Lyric Stage Grants Musical Theater Lovers Wishes With Stellar ‘Into the Woods’ (4.5 Stars)
Into the Woods – Music and Lyrics by Stephen Sondheim; Book by James Lapine; Directed & Staged by Spiro Veloudos; Music Direction by Catherine Stornetta, Scenic Design by David Towlun; Costume Design by Elisabetta Polito. Presented by the Lyric Stage Company at 140 Clarendon St, Boston extended through June 22nd.
With this production of the musical that so clearly demonstrates the consequences of the old adage, “Be careful what you wish for, you just might get it,” The Lyric Stage Company artfully grants the wishes of Boston theatergoers wanting to see a great musical in an intimate setting. Powered by a stellar cast of local favorites, The Lyric and director Spiro Veloudos get pretty much everything right in this theatrical mash-up of well-known and new fairy tales by Stephen Sondheim and James Lapine.
The show opens (as all fairy tales do) “Once upon a time, in a far off kingdom,” where the characters – Cinderella, Jack of ‘Jack and the Beanstalk’ fame, Little Red Riding Hood, and the Baker and his Wife – are each wishing “more than anything” for something that they are sure will grant them happiness, whether it be to going to the King’s festival, for their cow to give milk, for a loaf of bread for Granny, or for a child of their own. And each will be granted their wish at some point in the story, but not without (some of them) radically compromising their values, and ALL of them later paying an unexpected price for their desires. In addition to those characters, we also meet Rapunzel, a Wolf, a Mysterious man and a couple of Princes when we go “into the woods”.
The dominant thread of the story is that of the Baker and his Wife, who can’t have a child due to the curse put on the house by the neighbor, who happens to be – not unpredictably – an ugly old Witch. In order to remove the curse, the couple must bring her “the cow as white as milk, the cape as red as blood, the hair as yellow as corn, and the slipper as pure as gold,” and must do so before midnight three days hence. The characters (largely) self-centered quests for what they want causes their paths to crisscross, with each seeking from the others a key ingredient to what (they believe) will make them happy. In the first act, we see the characters pretty much get what they want, and in the second, we see the consequences for having those wishes granted, including a body count that rivals any Brothers Grimm story (or a “Criminal Minds” episode for that matter).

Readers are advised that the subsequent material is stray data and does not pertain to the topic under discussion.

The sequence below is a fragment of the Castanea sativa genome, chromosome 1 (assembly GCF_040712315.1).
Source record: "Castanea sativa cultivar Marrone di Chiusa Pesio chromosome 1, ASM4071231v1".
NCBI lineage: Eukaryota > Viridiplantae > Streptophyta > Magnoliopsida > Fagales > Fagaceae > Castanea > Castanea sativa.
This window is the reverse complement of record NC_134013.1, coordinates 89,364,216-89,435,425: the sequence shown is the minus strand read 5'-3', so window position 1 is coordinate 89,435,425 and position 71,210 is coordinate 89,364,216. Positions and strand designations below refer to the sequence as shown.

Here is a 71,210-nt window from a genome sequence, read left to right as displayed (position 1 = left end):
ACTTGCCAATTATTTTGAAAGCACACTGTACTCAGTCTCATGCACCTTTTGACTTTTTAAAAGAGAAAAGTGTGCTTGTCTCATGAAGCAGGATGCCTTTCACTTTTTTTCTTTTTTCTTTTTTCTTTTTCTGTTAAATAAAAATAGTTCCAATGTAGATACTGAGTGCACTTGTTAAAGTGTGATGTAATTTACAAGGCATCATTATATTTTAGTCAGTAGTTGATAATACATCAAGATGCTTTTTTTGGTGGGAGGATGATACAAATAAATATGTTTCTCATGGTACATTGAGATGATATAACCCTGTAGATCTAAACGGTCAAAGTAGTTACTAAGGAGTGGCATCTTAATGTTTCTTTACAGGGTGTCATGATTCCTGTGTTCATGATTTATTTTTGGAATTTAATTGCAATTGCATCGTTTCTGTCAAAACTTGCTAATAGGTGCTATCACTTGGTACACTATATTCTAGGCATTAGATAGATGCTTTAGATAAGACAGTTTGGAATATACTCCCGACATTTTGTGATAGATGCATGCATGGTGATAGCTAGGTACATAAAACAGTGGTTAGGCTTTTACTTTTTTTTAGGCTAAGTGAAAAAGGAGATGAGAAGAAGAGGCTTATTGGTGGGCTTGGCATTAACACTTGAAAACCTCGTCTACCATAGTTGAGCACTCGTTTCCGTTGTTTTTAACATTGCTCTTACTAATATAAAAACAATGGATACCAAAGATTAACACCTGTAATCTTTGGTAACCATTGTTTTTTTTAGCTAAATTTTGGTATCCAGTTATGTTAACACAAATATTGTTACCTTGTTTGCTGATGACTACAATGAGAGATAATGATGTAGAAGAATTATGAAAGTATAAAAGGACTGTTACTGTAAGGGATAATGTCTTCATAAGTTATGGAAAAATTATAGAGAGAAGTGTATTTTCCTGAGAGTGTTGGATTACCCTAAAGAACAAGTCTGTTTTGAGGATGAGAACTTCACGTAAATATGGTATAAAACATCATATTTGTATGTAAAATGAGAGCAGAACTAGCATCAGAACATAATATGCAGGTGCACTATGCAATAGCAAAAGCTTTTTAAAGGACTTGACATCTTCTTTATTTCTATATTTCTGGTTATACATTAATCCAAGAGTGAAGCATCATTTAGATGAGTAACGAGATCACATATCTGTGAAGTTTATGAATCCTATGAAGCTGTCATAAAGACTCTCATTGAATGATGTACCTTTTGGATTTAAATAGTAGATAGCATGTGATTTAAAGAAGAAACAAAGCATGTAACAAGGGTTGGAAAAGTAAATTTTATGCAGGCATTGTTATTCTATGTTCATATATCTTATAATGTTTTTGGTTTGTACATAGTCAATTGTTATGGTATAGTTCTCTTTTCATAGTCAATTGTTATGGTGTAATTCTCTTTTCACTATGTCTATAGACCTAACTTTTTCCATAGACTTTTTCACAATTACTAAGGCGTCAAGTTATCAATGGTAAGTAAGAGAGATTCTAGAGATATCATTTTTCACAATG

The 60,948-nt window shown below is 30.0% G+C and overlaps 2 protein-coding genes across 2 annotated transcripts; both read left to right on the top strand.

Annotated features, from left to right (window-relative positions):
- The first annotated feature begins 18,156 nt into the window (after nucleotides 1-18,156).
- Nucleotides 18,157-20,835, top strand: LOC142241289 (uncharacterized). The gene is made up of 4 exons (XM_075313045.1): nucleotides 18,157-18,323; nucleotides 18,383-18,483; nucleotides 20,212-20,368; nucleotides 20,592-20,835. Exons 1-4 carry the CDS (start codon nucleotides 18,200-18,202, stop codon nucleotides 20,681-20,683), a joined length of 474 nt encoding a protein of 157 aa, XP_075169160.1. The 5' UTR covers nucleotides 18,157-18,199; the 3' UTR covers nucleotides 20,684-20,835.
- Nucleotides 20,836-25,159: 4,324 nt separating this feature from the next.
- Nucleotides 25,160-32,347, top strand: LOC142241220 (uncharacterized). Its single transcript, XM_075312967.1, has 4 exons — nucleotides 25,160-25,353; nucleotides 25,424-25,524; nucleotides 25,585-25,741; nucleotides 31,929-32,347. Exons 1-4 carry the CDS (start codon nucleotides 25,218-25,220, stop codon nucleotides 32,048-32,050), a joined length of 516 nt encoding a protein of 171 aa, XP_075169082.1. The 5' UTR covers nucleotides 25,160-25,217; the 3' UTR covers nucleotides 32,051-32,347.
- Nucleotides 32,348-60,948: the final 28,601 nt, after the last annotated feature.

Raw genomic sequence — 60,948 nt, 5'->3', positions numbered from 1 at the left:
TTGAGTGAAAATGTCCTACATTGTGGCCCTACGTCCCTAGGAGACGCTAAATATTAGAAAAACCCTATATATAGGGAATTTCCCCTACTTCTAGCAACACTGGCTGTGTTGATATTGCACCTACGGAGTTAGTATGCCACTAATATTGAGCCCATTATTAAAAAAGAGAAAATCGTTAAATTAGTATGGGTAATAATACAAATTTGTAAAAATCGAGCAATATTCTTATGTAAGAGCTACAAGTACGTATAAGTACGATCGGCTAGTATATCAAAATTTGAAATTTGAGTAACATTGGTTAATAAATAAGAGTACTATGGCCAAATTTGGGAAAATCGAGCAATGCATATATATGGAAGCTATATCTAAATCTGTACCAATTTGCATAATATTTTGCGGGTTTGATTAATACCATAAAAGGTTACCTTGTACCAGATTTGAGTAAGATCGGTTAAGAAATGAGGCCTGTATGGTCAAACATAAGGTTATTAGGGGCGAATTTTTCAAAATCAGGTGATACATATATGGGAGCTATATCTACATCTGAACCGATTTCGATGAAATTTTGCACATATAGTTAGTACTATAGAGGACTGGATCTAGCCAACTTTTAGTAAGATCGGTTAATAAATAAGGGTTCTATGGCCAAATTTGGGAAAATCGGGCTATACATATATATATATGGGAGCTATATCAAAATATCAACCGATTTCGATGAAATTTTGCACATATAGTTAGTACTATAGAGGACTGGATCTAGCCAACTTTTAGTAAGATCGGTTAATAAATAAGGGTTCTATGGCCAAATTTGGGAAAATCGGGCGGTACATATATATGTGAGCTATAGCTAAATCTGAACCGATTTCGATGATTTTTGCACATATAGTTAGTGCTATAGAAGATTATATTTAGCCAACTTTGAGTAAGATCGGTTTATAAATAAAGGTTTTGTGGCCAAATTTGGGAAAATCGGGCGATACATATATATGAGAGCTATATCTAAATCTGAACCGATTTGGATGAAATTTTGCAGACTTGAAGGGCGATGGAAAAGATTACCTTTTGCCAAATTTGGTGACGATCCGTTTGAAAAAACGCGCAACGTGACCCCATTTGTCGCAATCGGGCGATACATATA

The cast is deep and talented, beginning with the marvelous Aimee Doherty as the Witch, who begins as an old hag before undergoing a total babe makeover, which robs her of her powers (another unintended consequence). Doherty commands every scene she’s in and shines in her vocal numbers, particularly “Children Will Listen”. The production features great performances by the other main women characters, most notably Erica Spyres as Cinderella and Lisa Yuen as the Baker’s Wife. Maritza Bostic, an alum of the Lyric First Stage summer program for young artists in 2010 and a 2014 graduate of Salem State’s theater arts program, does a wonderful job as Little Red Riding Hood. The male members of the cast also shine, with John Ambrosino as the Baker, Gregory Balla as Jack, and Maurice Emmanuel Parent and Sam Simahk as the Princes.
There are some brilliant numbers in the show, especially the poignant “You Are Not Alone” with Spyres, Ambrosino, Bostic and Balla bringing the house to tears. “Agony” sung by the two Princes was another standout in a show loaded with strong vocal performances. The costume design is colorful and imaginative and the set design is inspired. This is a great show from all angles, and the cozy confines of the Lyric (there isn’t a bad seat in the house) give this terrific show an intimate feel. The show has already been extended and according to sources is on a pace to sell out quicker than any show in the Lyric’s history. For more info, go to: http://www.lyricstage.com/productions/production.cfm?ID=73